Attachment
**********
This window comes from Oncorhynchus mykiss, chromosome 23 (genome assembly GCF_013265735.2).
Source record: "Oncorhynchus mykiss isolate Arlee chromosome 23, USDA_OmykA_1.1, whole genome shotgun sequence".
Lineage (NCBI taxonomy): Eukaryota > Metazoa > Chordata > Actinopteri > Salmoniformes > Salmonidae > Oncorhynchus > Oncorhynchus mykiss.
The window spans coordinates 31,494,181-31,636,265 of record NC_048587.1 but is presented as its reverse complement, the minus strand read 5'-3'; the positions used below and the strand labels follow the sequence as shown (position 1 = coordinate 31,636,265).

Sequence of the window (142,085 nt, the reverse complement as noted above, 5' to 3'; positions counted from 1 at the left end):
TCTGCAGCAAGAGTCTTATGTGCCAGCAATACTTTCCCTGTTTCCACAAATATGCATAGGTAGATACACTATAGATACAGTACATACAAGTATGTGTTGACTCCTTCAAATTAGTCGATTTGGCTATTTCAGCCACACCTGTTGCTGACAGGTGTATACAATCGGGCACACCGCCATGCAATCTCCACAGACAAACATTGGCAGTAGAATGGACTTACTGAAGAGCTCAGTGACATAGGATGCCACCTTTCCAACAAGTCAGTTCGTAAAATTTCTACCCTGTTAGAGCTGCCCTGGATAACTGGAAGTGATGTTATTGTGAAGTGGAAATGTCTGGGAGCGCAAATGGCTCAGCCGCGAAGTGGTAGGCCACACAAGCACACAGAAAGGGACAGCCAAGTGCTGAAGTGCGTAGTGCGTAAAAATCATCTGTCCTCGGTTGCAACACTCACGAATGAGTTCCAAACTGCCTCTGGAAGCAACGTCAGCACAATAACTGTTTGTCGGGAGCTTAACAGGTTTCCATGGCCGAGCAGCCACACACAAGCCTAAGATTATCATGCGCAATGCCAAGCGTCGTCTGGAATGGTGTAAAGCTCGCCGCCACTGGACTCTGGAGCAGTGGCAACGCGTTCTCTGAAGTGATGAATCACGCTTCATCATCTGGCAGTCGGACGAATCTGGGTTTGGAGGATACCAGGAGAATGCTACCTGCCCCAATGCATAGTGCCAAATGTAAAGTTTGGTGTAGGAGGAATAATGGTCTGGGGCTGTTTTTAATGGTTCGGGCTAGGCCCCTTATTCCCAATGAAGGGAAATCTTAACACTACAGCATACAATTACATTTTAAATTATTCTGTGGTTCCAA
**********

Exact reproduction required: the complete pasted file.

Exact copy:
This window comes from Oncorhynchus mykiss, chromosome 23 (genome assembly GCF_013265735.2).
Source record: "Oncorhynchus mykiss isolate Arlee chromosome 23, USDA_OmykA_1.1, whole genome shotgun sequence".
Lineage (NCBI taxonomy): Eukaryota > Metazoa > Chordata > Actinopteri > Salmoniformes > Salmonidae > Oncorhynchus > Oncorhynchus mykiss.
The window spans coordinates 31,494,181-31,636,265 of record NC_048587.1 but is presented as its reverse complement, the minus strand read 5'-3'; the positions used below and the strand labels follow the sequence as shown (position 1 = coordinate 31,636,265).

Sequence of the window (142,085 nt, the reverse complement as noted above, 5' to 3'; positions counted from 1 at the left end):
TCTGCAGCAAGAGTCTTATGTGCCAGCAATACTTTCCCTGTTTCCACAAATATGCATAGGTAGATACACTATAGATACAGTACATACAAGTATGTGTTGACTCCTTCAAATTAGTCGATTTGGCTATTTCAGCCACACCTGTTGCTGACAGGTGTATACAATCGGGCACACCGCCATGCAATCTCCACAGACAAACATTGGCAGTAGAATGGACTTACTGAAGAGCTCAGTGACATAGGATGCCACCTTTCCAACAAGTCAGTTCGTAAAATTTCTACCCTGTTAGAGCTGCCCTGGATAACTGGAAGTGATGTTATTGTGAAGTGGAAATGTCTGGGAGCGCAAATGGCTCAGCCGCGAAGTGGTAGGCCACACAAGCACACAGAAAGGGACAGCCAAGTGCTGAAGTGCGTAGTGCGTAAAAATCATCTGTCCTCGGTTGCAACACTCACGAATGAGTTCCAAACTGCCTCTGGAAGCAACGTCAGCACAATAACTGTTTGTCGGGAGCTTAACAGGTTTCCATGGCCGAGCAGCCACACACAAGCCTAAGATTATCATGCGCAATGCCAAGCGTCGTCTGGAATGGTGTAAAGCTCGCCGCCACTGGACTCTGGAGCAGTGGCAACGCGTTCTCTGAAGTGATGAATCACGCTTCATCATCTGGCAGTCGGACGAATCTGGGTTTGGAGGATACCAGGAGAATGCTACCTGCCCCAATGCATAGTGCCAAATGTAAAGTTTGGTGTAGGAGGAATAATGGTCTGGGGCTGTTTTTAATGGTTCGGGCTAGGCCCCTTATTCCCAATGAAGGGAAATCTTAACACTACAGCATACAATTACATTTTAAATTATTCTGTGGTTCCAA